If you were at a software company and could only have one person, you'd probably want an engineer, someone to build the product. That person might have an engineer's mindset. Get it working, do what's easiest. They may be less concerned about how the user will use the product (I'm assuming there is an end-user).
The problem with this mindset is the lack of someone to see things from the user's point of view. Engineers typically complain when managers pick a feature set because they can be fickle. Managers become idea generators and can come up with and discard ideas quickly mostly because they don't have to implement the feature.
Meanwhile, engineers have to implement stuff, and so they may not be so motivated to implement something that's easy to use because it may be hard to implement.
However, without a separation of concerns, someone who is relieved of the burden of having to implement a feature, then getting a good product, one users will want to use, is challenging.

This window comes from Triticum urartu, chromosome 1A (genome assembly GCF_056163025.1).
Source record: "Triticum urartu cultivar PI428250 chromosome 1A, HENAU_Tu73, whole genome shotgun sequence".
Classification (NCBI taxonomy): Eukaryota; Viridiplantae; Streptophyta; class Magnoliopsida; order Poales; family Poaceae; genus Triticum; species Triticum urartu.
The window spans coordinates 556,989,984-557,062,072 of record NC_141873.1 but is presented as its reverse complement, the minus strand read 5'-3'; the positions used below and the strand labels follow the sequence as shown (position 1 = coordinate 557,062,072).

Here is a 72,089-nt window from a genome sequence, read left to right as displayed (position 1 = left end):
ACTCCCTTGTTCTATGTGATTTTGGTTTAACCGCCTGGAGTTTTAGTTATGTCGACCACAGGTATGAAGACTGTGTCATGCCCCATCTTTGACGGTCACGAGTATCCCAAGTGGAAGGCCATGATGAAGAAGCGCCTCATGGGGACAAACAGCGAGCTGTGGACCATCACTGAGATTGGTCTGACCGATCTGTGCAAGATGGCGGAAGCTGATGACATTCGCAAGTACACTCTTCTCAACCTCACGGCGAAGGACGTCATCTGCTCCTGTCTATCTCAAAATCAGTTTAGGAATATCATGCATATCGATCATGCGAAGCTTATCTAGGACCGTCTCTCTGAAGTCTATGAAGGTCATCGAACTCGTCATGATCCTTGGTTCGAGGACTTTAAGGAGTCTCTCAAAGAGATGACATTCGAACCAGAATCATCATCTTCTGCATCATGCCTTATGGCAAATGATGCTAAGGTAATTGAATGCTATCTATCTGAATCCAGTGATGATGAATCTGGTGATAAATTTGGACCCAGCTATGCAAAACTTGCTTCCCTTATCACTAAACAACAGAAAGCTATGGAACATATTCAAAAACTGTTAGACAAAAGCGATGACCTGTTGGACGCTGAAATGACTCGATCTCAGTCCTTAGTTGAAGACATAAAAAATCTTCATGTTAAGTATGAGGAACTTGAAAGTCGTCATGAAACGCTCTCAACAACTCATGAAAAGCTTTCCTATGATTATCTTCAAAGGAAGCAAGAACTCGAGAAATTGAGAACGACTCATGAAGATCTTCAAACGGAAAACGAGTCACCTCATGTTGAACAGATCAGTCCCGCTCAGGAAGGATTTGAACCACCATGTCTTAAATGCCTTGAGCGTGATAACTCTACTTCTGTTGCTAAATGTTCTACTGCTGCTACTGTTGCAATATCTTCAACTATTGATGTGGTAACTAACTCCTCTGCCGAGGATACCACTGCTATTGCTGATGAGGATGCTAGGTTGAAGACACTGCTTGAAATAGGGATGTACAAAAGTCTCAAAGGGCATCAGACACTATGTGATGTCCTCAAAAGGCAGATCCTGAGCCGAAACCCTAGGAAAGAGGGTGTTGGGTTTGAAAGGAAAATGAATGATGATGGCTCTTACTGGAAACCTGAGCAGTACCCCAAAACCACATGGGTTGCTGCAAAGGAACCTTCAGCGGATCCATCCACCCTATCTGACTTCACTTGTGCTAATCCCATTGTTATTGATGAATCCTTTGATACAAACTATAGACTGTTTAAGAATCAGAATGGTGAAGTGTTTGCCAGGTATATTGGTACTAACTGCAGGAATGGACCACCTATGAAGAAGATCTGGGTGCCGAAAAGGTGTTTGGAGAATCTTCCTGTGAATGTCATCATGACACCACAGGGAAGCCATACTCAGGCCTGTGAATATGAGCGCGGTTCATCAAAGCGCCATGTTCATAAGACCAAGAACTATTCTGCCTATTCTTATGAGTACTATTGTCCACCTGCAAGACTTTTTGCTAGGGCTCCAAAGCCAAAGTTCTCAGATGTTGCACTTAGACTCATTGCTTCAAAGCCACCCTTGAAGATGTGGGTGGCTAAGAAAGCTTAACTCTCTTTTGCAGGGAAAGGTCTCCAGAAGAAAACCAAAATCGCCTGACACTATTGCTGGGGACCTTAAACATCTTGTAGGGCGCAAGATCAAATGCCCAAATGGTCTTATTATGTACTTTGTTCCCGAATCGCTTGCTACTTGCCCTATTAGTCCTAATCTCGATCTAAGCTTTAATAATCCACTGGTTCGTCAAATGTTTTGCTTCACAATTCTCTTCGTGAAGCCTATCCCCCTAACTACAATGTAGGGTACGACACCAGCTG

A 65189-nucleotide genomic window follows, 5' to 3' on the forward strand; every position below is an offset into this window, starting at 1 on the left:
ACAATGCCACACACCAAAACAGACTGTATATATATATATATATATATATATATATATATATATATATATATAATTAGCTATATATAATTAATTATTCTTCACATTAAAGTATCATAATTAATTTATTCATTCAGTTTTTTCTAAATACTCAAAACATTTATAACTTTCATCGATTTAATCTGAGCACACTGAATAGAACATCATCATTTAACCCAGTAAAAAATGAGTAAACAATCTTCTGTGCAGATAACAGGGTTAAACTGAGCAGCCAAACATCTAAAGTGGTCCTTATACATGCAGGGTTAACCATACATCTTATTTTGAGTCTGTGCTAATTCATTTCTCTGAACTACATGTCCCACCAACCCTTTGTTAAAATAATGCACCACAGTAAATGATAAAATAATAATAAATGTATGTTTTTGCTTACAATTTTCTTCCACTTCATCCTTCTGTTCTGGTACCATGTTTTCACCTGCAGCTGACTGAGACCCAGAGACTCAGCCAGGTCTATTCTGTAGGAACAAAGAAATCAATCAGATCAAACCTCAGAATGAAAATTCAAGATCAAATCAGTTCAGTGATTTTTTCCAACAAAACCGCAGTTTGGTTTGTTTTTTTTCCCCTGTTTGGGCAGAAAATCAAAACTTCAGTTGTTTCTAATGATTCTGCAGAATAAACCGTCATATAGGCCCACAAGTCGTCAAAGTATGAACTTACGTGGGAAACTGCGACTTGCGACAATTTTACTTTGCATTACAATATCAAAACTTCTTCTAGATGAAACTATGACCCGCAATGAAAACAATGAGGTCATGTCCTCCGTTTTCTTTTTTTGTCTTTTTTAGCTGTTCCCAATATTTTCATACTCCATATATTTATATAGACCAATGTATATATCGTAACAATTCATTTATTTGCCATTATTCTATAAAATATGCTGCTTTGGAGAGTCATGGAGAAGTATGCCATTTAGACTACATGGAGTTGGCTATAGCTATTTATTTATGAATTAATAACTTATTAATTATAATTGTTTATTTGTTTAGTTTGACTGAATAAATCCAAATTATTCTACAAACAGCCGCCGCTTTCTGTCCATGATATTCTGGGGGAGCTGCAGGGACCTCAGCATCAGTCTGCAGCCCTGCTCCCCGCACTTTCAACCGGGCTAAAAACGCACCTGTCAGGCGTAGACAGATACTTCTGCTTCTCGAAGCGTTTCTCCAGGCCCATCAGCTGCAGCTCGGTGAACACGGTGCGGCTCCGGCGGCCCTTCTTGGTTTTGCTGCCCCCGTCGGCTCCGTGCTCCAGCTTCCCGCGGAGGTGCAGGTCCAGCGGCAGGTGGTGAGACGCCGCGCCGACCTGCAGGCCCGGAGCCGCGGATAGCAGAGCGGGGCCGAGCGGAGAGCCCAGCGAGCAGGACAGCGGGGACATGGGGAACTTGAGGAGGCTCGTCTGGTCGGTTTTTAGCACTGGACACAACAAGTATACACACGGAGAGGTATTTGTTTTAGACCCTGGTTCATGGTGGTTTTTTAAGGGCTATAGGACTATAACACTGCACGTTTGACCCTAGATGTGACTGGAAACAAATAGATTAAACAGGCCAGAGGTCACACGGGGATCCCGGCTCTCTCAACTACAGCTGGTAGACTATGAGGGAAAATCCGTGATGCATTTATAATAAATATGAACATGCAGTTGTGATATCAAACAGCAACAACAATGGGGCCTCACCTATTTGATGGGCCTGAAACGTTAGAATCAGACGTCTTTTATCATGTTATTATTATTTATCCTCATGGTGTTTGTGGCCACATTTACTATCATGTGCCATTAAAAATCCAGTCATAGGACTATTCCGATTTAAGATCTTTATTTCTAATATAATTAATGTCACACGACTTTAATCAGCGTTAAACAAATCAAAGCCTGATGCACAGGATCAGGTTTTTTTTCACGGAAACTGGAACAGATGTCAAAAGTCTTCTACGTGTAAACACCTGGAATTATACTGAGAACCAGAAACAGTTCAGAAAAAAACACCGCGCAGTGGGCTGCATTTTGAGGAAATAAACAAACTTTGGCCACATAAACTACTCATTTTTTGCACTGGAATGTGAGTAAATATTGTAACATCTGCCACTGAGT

Thus, it's very common to have someone be the user advocate. The only problem with this viewpoint is that it's easiest to have the prototypical user be the person making the decisions about what features to implement. In other words, the ideas guy typically doesn't want to talk to lots of people to get their ideas because this person thinks his (or her) ideas are the best, and likes the autocratic nature of making that decision.
So there is the dilemma of trying to create a good product, and thus separating the guy who comes up with the features with the one implementing it, and controlling the idea guy from coming up with ideas that don't make sense and aren't really looking at true users.
corrections - - Chick Corea (note the spelling) was a member of Miles Davis' band. - Graham Chapman, the only Graham in the group, is the only deceased mem...
1 month ago